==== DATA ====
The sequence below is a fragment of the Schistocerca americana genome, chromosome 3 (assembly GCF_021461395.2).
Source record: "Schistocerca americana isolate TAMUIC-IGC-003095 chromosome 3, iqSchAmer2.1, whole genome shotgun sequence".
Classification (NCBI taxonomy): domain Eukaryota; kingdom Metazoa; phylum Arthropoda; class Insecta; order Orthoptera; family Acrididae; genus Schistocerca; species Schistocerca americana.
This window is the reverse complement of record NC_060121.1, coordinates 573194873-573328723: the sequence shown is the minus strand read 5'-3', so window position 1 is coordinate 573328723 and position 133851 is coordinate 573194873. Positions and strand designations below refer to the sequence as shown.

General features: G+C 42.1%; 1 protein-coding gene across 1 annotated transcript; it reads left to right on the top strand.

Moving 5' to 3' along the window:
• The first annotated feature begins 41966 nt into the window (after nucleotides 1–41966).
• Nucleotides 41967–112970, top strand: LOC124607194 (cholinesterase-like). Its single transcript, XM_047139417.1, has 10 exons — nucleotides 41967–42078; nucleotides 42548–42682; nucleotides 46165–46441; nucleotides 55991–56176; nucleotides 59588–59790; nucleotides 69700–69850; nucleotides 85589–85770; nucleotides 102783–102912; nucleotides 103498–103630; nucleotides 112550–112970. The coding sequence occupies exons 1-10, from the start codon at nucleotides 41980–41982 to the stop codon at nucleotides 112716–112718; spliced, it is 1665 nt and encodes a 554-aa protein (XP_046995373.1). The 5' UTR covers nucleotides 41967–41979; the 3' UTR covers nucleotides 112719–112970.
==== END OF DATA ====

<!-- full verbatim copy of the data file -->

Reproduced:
The sequence below is a fragment of the Schistocerca americana genome, chromosome 3 (assembly GCF_021461395.2).
Source record: "Schistocerca americana isolate TAMUIC-IGC-003095 chromosome 3, iqSchAmer2.1, whole genome shotgun sequence".
Classification (NCBI taxonomy): domain Eukaryota; kingdom Metazoa; phylum Arthropoda; class Insecta; order Orthoptera; family Acrididae; genus Schistocerca; species Schistocerca americana.
This window is the reverse complement of record NC_060121.1, coordinates 573194873-573328723: the sequence shown is the minus strand read 5'-3', so window position 1 is coordinate 573328723 and position 133851 is coordinate 573194873. Positions and strand designations below refer to the sequence as shown.

General features: G+C 42.1%; 1 protein-coding gene across 1 annotated transcript; it reads left to right on the top strand.

Moving 5' to 3' along the window:
• The first annotated feature begins 41966 nt into the window (after nucleotides 1–41966).
• Nucleotides 41967–112970, top strand: LOC124607194 (cholinesterase-like). Its single transcript, XM_047139417.1, has 10 exons — nucleotides 41967–42078; nucleotides 42548–42682; nucleotides 46165–46441; nucleotides 55991–56176; nucleotides 59588–59790; nucleotides 69700–69850; nucleotides 85589–85770; nucleotides 102783–102912; nucleotides 103498–103630; nucleotides 112550–112970. The coding sequence occupies exons 1-10, from the start codon at nucleotides 41980–41982 to the stop codon at nucleotides 112716–112718; spliced, it is 1665 nt and encodes a 554-aa protein (XP_046995373.1). The 5' UTR covers nucleotides 41967–41979; the 3' UTR covers nucleotides 112719–112970.